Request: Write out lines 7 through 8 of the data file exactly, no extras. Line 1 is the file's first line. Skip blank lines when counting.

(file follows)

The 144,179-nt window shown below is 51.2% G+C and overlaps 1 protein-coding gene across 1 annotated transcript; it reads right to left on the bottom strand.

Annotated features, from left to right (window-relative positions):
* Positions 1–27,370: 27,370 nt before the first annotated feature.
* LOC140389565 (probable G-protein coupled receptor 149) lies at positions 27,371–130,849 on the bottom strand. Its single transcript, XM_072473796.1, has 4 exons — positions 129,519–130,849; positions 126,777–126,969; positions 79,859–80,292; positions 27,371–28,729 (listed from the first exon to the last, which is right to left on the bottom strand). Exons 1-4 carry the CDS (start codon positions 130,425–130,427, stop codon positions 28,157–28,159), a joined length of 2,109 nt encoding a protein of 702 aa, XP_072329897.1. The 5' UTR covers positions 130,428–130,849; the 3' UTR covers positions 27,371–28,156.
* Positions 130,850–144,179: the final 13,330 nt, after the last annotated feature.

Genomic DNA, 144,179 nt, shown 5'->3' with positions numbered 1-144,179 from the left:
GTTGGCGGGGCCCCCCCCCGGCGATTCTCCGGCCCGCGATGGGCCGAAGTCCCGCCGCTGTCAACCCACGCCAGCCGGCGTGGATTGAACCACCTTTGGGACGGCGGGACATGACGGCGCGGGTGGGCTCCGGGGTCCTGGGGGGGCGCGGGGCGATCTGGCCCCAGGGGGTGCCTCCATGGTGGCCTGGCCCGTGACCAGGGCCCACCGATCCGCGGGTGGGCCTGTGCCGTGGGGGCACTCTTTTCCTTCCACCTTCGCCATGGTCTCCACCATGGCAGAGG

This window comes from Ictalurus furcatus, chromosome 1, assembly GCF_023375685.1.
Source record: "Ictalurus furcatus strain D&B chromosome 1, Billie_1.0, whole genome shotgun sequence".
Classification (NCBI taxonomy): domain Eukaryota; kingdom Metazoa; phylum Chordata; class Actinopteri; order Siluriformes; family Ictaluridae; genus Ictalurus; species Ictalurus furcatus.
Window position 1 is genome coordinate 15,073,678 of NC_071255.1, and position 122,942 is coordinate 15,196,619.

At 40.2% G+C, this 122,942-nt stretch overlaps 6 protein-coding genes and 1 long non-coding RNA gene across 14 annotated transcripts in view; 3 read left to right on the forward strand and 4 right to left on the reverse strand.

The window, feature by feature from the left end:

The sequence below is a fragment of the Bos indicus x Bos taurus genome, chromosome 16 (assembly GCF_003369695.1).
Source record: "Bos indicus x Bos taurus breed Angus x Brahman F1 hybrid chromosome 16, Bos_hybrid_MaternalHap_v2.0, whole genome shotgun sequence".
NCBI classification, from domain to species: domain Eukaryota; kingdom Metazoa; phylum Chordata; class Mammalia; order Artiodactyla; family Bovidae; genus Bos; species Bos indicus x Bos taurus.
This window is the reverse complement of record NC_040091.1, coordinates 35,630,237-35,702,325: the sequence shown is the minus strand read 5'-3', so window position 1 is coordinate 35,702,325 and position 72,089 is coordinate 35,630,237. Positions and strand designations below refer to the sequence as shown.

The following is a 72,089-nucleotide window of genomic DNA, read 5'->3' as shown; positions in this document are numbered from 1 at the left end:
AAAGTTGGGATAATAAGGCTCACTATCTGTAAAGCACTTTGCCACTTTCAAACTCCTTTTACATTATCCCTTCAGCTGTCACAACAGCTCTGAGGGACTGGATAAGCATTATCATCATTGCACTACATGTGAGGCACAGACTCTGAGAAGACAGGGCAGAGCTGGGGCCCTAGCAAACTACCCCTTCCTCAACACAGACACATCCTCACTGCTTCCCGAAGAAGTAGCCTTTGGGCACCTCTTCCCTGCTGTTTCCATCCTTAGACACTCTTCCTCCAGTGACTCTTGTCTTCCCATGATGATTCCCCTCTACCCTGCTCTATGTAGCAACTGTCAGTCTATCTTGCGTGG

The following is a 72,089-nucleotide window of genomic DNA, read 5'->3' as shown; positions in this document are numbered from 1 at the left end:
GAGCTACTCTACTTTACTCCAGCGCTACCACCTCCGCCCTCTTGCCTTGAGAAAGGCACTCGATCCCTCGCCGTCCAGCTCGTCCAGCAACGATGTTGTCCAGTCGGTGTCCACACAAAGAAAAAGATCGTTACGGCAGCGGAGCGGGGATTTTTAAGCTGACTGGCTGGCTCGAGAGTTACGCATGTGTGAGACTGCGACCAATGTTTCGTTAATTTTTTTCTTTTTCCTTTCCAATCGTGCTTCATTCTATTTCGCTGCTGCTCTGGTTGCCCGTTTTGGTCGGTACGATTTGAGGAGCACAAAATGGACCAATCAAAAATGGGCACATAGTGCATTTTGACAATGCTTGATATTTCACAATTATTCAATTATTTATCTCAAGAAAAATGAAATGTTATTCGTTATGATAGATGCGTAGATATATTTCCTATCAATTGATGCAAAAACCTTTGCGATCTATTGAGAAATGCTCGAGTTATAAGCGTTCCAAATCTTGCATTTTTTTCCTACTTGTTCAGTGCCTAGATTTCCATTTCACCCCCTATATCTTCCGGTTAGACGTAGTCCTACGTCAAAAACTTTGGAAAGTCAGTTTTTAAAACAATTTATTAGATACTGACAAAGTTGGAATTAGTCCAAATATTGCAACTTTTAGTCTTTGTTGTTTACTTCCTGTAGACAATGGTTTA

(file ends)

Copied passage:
GTTGGCGGGGCCCCCCCCCGGCGATTCTCCGGCCCGCGATGGGCCGAAGTCCCGCCGCTGTCAACCCACGCCAGCCGGCGTGGATTGAACCACCTTTGGGACGGCGGGACATGACGGCGCGGGTGGGCTCCGGGGTCCTGGGGGGGCGCGGGGCGATCTGGCCCCAGGGGGTGCCTCCATGGTGGCCTGGCCCGTGACCAGGGCCCACCGATCCGCGGGTGGGCCTGTGCCGTGGGGGCACTCTTTTCCTTCCACCTTCGCCATGGTCTCCACCATGGCAGAGG

This window comes from Ictalurus furcatus, chromosome 1, assembly GCF_023375685.1.